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Br J Sports Med. 2010 Feb;44(3):204-6. doi: 10.1136/bjsm.2009.066779.

Factors associated with self-reported risk-taking behaviour on ski slopes.

Author information

1
Department of Sport Science, University of Innsbruck, Austria. gerhard.ruedl@uibk.ac.at

Abstract

BACKGROUND:

In recent years, discussions have arisen about the potential influence of wearing a ski helmet on an increasing level of risk taking and higher speeds on ski slopes.

OBJECTIVE:

To evaluate factors associated with self-reported risk-taking behaviour in recreational skiers and snowboarders.

METHODS:

Speeds of skiers and snowboarders were measured with a radar speed gun and sex, age, nationality, height, weight and helmet use, used type of gear, self-estimated skill level and self-estimated fitness level were recorded. In addition, participants were asked if they considered themselves as cautious or risk-taking skier or snowboarder.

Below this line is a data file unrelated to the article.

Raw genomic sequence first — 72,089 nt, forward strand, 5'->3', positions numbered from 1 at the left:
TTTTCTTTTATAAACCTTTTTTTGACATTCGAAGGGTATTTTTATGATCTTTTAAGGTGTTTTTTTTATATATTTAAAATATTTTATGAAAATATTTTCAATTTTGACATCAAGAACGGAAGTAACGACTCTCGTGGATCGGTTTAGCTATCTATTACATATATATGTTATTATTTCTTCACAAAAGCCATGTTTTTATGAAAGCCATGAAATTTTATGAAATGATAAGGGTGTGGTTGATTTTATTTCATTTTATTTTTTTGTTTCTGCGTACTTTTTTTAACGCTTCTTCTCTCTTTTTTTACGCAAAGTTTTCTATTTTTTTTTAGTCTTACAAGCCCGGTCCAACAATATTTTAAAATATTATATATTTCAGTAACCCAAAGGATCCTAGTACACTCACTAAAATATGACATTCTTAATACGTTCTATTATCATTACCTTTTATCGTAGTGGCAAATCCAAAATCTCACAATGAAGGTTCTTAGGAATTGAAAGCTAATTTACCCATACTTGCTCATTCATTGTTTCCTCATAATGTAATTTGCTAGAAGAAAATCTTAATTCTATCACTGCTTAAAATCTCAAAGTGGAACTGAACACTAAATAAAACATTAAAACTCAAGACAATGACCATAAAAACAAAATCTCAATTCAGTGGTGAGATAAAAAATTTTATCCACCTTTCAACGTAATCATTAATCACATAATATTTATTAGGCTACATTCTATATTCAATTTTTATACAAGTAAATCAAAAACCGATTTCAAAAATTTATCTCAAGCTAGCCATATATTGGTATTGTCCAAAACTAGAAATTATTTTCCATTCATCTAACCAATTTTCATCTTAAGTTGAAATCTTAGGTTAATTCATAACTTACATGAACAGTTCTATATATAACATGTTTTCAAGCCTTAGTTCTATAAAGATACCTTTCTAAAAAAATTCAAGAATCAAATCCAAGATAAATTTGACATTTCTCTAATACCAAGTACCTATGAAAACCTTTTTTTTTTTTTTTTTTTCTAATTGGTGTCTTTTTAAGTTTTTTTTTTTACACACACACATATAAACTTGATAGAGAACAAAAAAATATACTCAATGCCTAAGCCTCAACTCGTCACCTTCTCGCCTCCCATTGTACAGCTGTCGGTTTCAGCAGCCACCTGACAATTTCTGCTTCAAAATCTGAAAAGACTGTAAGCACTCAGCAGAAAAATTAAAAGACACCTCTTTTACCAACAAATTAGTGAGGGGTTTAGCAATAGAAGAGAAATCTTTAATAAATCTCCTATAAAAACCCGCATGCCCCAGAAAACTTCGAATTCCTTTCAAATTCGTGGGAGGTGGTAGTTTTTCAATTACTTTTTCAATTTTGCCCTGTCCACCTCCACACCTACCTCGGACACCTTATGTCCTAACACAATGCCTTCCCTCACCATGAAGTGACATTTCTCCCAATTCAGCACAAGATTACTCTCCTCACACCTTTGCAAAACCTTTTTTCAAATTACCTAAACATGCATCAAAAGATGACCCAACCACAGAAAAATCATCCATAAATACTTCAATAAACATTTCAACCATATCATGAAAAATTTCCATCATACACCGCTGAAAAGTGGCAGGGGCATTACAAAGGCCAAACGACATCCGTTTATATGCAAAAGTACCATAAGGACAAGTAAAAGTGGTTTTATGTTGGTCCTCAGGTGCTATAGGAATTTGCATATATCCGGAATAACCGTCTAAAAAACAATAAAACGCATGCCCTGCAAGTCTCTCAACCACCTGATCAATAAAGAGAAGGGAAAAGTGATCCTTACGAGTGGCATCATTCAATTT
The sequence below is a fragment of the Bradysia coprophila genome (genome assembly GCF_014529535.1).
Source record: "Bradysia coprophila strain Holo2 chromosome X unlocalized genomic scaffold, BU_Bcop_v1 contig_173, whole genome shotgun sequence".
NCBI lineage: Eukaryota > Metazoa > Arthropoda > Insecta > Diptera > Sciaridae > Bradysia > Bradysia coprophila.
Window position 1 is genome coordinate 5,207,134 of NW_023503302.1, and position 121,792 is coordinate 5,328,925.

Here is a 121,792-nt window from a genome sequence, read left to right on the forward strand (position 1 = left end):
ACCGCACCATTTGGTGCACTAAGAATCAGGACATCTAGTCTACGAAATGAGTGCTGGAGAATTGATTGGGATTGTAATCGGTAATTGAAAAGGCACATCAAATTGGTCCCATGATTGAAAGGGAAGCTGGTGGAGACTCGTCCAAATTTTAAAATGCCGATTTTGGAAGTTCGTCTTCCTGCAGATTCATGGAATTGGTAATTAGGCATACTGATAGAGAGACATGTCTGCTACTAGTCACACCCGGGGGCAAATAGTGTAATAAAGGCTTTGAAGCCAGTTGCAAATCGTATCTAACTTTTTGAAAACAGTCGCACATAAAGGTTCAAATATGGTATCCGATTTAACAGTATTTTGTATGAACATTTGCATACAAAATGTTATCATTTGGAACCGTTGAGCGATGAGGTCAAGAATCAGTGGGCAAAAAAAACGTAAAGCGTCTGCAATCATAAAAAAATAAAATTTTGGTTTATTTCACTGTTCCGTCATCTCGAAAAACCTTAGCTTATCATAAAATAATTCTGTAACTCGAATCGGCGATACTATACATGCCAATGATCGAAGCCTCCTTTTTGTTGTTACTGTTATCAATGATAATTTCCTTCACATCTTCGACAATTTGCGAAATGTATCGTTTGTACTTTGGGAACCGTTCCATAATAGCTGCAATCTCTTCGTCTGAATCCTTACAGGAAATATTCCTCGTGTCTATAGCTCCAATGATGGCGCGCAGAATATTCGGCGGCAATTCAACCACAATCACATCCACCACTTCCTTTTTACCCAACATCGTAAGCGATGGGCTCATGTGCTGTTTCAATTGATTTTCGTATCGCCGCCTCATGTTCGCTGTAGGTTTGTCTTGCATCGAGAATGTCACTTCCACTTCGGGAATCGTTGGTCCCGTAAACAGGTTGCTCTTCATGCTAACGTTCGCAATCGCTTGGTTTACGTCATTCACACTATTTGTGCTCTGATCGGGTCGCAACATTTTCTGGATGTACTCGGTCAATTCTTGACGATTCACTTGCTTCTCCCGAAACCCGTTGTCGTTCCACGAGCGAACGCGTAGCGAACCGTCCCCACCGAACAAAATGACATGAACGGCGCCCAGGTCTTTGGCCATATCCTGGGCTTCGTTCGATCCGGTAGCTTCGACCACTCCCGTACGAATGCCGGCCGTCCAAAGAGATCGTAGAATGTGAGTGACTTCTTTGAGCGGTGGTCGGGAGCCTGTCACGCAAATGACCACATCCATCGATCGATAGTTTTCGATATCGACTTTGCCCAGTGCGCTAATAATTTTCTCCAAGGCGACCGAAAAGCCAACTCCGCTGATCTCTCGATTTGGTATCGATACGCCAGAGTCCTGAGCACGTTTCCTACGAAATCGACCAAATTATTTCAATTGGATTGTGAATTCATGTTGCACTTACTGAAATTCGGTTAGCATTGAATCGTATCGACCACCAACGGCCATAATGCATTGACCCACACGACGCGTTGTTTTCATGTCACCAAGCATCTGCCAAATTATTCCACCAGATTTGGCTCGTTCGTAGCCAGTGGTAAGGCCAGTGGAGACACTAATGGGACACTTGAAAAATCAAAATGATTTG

RESULTS:

In total, 453 skiers (39.6 (14.8) years) and 74 snowboarders (26.4 (9.6) years) have been interviewed. A stepwise forward logistic regression model revealed five independent factors for a risk-taking behaviour on slopes. Adjusted OR and their 95% CI showed that risk takers were <40 years (OR 2.4, 95% CI 1.51 to 3.80), had a higher skill level (OR 2.1, 95% CI 1.25 to 3.50), were more likely males (OR 2.0, 95% CI 1.22 to 3.26), had a lower body mass index (22.8 vs 24.2) and skied with higher speeds (on average 53 vs 45 km/h) compared to cautious skiers.

CONCLUSION:

Risk-taking behaviour on ski slopes is associated with younger age, higher skiing ability, male sex, lower body mass index and on average higher speeds. Helmet use is not associated with riskier behaviour on slopes. In addition, helmet use has to be recommended because helmet use reduces the risk of head injuries among skiers and snowboarders.

PMID:
20231601
DOI:
10.1136/bjsm.2009.066779
[Indexed for MEDLINE]
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